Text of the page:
You can also bet that John Rambo wouldn’t have fled the country if it meant leaving his wife and daughter behind. Instead, he’d head right back to Gilead’s central nervous system and blow up the Red Center where June is being retrained to become Offred. To be fair, Luke initially feels that impulse as well, and refuses to follow his new compatriots across the border. But a detour into a church, where hooded bodies dangle from the rafters, knocks the forced machismo right out of him. “That’s something I wrestled with a lot as an actor,” Fagbenle says of Luke’s choice to leave America for Little America. Coming to terms with his character’s decision required him to embrace a different definition of bravery. “The stupid and cowardly thing to do would be to stay and pretend to be an action hero. He isn’t Jack Bauer! Instead, he makes a decision that’s more in line with his kind of thinking, which is plan and petition,” he says. “That may seem like a weakness, but his decision is based on what’s best for his family rather than him. If he ended up dead, he’d be of no use to them.”

‘The Other Side’ provides a glimpse of Luke’s life in Little America (Credit: George Kraychyk/Hulu)

For now, Luke won’t be of immediate use to June, except as a much-needed source of hope. (Fagbenle says he gets “goosebumps” at the thought of performing a June and Luke reunion with Moss, while obviously declining to reveal whether that might come to pass before the end of this season or in Season 2.) At the same time, the fact that she knows he’s alive fundamentally changes the nature of their long-distance relationship. In the book, Offred allows her liaison with Nick to flourish into a full-blown affair, clinging to the driver’s body as her memory of Luke’s figure continues to fade. (“Day by day, night by night he recedes and I become more faithless,” she says.) That relationship seems destined to be shorter-lived in the series now that June is aware that Luke is out there waiting for her. And, for the record, Fagbenle does think that his character is faithfully waiting to be reunited with his wife, even after three years of being on his own. “In my heart, I see him obsessed with his wife and child,” he says. “We’re all human, and so maybe he does find some kind of release. I just don’t think it’s who he fundamentally is.”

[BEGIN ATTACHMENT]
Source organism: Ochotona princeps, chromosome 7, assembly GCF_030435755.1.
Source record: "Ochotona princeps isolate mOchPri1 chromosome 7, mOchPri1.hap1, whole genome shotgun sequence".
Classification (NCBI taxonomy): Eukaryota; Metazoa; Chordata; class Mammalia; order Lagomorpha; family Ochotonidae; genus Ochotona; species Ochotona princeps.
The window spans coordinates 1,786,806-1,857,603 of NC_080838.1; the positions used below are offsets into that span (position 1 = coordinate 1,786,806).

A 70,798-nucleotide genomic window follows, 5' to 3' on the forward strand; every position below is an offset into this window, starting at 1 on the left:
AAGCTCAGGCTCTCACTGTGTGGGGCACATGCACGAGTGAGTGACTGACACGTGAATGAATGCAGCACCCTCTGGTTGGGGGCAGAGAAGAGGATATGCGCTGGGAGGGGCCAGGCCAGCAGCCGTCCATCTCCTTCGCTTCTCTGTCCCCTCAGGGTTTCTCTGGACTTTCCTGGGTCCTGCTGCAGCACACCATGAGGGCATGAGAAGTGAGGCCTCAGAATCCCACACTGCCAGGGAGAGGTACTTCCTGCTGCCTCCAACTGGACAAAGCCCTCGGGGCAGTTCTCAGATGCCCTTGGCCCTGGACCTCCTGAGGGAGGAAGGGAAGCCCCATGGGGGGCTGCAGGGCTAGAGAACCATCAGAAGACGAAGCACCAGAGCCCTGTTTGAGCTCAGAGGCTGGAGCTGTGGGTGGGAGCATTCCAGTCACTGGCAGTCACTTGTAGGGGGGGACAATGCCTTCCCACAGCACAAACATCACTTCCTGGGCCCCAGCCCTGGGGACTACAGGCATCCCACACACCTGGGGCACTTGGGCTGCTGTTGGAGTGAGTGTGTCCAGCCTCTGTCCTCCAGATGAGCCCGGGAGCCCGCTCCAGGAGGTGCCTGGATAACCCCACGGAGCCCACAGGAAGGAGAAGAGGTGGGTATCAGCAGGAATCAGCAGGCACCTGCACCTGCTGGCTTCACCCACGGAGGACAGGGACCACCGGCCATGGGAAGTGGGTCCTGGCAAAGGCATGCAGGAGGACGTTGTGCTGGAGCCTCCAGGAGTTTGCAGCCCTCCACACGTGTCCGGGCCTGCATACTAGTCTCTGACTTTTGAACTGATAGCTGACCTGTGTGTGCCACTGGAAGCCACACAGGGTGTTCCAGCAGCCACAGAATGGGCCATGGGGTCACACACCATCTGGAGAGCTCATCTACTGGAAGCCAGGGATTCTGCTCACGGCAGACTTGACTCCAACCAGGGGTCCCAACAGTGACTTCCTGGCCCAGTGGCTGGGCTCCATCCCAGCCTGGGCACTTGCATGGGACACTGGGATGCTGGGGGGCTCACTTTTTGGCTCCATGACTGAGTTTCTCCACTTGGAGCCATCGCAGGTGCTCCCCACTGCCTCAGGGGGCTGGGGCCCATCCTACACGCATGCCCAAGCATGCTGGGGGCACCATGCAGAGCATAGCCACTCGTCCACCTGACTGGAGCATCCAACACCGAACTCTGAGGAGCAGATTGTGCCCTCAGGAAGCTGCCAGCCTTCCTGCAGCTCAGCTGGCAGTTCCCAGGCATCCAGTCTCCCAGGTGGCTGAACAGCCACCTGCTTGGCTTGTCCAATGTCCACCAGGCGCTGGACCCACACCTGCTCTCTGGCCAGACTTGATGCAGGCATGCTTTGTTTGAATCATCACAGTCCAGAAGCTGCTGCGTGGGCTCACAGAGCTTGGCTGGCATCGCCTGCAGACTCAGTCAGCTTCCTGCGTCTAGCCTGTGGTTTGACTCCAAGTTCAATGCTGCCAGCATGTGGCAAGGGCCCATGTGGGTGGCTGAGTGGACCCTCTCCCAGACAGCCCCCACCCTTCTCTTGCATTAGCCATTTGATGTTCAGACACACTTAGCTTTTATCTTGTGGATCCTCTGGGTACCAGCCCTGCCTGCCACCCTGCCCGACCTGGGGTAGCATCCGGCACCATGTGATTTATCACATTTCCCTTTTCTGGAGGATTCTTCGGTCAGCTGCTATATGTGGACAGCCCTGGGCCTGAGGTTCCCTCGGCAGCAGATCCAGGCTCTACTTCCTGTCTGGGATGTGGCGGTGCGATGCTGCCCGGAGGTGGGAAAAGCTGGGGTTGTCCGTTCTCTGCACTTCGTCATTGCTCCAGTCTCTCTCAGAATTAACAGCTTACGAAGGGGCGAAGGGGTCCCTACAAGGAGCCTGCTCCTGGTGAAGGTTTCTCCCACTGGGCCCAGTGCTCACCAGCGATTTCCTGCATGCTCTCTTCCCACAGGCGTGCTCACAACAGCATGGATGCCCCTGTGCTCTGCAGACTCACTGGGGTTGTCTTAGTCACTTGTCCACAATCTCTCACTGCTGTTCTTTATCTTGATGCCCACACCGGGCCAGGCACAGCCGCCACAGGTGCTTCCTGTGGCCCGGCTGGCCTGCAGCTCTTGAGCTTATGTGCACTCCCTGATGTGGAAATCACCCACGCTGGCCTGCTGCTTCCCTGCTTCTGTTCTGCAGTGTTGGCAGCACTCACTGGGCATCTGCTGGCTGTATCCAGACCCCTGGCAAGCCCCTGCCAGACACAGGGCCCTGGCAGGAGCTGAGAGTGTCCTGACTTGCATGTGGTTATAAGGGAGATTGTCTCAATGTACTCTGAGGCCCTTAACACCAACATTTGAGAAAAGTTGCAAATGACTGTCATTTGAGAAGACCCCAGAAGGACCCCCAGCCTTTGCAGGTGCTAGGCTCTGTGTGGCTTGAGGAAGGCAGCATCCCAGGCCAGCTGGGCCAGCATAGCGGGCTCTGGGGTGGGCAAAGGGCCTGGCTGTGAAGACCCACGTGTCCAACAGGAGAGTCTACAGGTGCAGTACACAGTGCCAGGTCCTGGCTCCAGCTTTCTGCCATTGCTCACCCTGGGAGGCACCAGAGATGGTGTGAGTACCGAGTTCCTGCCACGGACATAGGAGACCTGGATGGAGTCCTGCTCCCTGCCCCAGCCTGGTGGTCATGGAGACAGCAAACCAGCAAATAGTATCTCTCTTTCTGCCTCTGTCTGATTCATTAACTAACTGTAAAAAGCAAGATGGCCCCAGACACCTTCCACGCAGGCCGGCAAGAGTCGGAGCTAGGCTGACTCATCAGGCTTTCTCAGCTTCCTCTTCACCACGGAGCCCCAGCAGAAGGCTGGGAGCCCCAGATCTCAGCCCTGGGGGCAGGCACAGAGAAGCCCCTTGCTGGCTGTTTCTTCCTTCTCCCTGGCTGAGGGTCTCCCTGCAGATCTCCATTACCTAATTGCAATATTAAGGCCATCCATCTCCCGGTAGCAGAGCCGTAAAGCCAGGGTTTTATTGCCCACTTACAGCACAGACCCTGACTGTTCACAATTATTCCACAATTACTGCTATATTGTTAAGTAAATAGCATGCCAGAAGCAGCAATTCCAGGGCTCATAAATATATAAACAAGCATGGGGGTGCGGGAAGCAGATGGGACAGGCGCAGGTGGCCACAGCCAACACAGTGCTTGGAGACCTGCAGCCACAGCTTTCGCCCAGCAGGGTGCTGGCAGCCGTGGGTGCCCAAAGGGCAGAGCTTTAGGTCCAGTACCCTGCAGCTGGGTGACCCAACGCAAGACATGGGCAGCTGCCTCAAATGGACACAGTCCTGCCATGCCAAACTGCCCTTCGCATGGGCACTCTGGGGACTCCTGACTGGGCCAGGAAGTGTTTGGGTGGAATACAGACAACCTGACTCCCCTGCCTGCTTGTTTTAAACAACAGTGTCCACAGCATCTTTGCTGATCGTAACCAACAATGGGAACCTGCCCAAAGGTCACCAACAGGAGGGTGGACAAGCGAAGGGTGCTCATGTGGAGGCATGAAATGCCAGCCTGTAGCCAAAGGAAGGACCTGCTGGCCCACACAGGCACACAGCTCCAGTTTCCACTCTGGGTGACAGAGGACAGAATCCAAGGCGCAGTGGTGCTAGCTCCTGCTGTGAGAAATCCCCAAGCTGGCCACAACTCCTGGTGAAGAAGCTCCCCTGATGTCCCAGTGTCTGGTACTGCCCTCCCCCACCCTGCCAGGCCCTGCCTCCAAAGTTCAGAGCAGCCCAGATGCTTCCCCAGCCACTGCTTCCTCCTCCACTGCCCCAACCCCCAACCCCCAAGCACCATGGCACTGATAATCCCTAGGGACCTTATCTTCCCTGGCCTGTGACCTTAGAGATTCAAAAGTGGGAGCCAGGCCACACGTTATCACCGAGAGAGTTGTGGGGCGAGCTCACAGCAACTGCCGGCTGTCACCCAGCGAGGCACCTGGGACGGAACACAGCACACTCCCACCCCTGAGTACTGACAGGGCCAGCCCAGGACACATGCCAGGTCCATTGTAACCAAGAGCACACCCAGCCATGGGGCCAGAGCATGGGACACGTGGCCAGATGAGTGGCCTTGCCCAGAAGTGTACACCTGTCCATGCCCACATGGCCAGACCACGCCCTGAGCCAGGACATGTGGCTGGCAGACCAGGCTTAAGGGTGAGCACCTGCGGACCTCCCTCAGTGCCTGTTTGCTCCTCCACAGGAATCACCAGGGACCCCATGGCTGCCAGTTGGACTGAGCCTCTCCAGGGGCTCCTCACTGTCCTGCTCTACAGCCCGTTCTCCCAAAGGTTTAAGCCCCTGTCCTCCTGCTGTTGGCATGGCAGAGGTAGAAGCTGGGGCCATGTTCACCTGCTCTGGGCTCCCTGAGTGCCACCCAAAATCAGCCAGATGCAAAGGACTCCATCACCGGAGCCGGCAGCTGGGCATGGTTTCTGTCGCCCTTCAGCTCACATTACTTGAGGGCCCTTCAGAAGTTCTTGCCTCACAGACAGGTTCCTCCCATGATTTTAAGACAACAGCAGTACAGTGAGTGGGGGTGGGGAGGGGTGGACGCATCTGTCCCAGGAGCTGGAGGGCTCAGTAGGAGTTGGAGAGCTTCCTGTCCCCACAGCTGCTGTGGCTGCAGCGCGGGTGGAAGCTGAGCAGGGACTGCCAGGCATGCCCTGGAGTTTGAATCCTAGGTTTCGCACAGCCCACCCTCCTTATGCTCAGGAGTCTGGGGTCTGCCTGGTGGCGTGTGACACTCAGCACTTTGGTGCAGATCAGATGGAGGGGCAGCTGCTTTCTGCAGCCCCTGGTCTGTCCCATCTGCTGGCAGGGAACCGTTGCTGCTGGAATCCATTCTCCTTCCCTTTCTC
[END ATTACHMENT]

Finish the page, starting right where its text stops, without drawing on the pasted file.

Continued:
Of course, it’s worth noting that Luke cheated on his previous wife with June — an affair that, as we saw in the fifth episode, began over a seemingly innocent coffee date. Fagbenle says that scenes like that one helped define for him who this version of Luke is compared to the distant character receding from Offred’s memory on the page. “What was revealed to me in doing those scenes is that June is the alpha in their relationship. You can see it onscreen: she’s charming and seductive, powerful and sexy at the same time,” he says. That realization helped the actor fill in another bit of backstory that otherwise has gone unexplained in the book and onscreen: why Luke doesn’t hesitate when June asks him to leave his first wife later on in that same episode.

Luke and June in happier times in ‘The Handmaid’s Tale’ (Photo: George Kraychyk/Hulu)

“I think what often happens when people leave their spouse for someone else is they tend to go for the opposite of what they already have,” he says. “For Luke, that maybe meant he was with someone who was more fragile or he wasn’t sexually compatible with or didn’t share his idea of what their future would look like.” Fagbenle also emphasizes that, even though we see Luke quickly agree to June’s request, it’s not a choice he makes lightly. “There’s a way we could have played that scene where it’s passionate and sexy. Instead, it’s somber and intimate — almost sullen,” he says. “You understand that there is a weight involved for both of them in the decision they’re about to make. Luke is a loyal guy at heart, so in my mind, he stayed in that other relationship long past its due date, and then he fell in love with June. Love is a hard thing to turn your back on.”

The Handmaid’s Tale releases new episodes every Wednesday on Hulu.